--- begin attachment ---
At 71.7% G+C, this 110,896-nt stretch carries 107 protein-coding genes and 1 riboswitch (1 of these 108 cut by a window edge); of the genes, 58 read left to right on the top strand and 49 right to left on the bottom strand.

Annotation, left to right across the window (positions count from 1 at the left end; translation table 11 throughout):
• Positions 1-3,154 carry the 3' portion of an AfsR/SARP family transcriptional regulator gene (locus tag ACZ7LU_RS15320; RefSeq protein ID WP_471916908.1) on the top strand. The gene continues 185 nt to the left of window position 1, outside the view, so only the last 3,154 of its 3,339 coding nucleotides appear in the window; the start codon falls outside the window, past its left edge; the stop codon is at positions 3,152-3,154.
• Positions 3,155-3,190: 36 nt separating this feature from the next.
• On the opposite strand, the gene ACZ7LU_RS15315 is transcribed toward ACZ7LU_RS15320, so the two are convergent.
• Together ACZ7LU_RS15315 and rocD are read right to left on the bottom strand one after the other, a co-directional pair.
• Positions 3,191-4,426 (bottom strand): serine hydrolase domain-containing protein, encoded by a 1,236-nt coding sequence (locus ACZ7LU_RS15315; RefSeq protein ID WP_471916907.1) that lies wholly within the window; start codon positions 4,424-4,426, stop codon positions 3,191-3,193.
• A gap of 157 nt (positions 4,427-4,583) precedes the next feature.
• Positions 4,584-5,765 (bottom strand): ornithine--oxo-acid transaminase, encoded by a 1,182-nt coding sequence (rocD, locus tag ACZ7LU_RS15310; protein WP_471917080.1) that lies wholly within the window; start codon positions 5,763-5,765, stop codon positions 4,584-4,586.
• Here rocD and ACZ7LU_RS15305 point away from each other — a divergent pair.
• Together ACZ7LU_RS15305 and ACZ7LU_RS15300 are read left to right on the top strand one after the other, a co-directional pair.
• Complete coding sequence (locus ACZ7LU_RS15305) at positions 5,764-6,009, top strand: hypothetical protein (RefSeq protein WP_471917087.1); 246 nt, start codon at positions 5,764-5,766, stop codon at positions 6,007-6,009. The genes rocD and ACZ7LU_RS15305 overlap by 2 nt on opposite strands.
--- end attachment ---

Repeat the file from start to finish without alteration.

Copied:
At 71.7% G+C, this 110,896-nt stretch carries 107 protein-coding genes and 1 riboswitch (1 of these 108 cut by a window edge); of the genes, 58 read left to right on the top strand and 49 right to left on the bottom strand.

Annotation, left to right across the window (positions count from 1 at the left end; translation table 11 throughout):
• Positions 1-3,154 carry the 3' portion of an AfsR/SARP family transcriptional regulator gene (locus tag ACZ7LU_RS15320; RefSeq protein ID WP_471916908.1) on the top strand. The gene continues 185 nt to the left of window position 1, outside the view, so only the last 3,154 of its 3,339 coding nucleotides appear in the window; the start codon falls outside the window, past its left edge; the stop codon is at positions 3,152-3,154.
• Positions 3,155-3,190: 36 nt separating this feature from the next.
• On the opposite strand, the gene ACZ7LU_RS15315 is transcribed toward ACZ7LU_RS15320, so the two are convergent.
• Together ACZ7LU_RS15315 and rocD are read right to left on the bottom strand one after the other, a co-directional pair.
• Positions 3,191-4,426 (bottom strand): serine hydrolase domain-containing protein, encoded by a 1,236-nt coding sequence (locus ACZ7LU_RS15315; RefSeq protein ID WP_471916907.1) that lies wholly within the window; start codon positions 4,424-4,426, stop codon positions 3,191-3,193.
• A gap of 157 nt (positions 4,427-4,583) precedes the next feature.
• Positions 4,584-5,765 (bottom strand): ornithine--oxo-acid transaminase, encoded by a 1,182-nt coding sequence (rocD, locus tag ACZ7LU_RS15310; protein WP_471917080.1) that lies wholly within the window; start codon positions 5,763-5,765, stop codon positions 4,584-4,586.
• Here rocD and ACZ7LU_RS15305 point away from each other — a divergent pair.
• Together ACZ7LU_RS15305 and ACZ7LU_RS15300 are read left to right on the top strand one after the other, a co-directional pair.
• Complete coding sequence (locus ACZ7LU_RS15305) at positions 5,764-6,009, top strand: hypothetical protein (RefSeq protein WP_471917087.1); 246 nt, start codon at positions 5,764-5,766, stop codon at positions 6,007-6,009. The genes rocD and ACZ7LU_RS15305 overlap by 2 nt on opposite strands.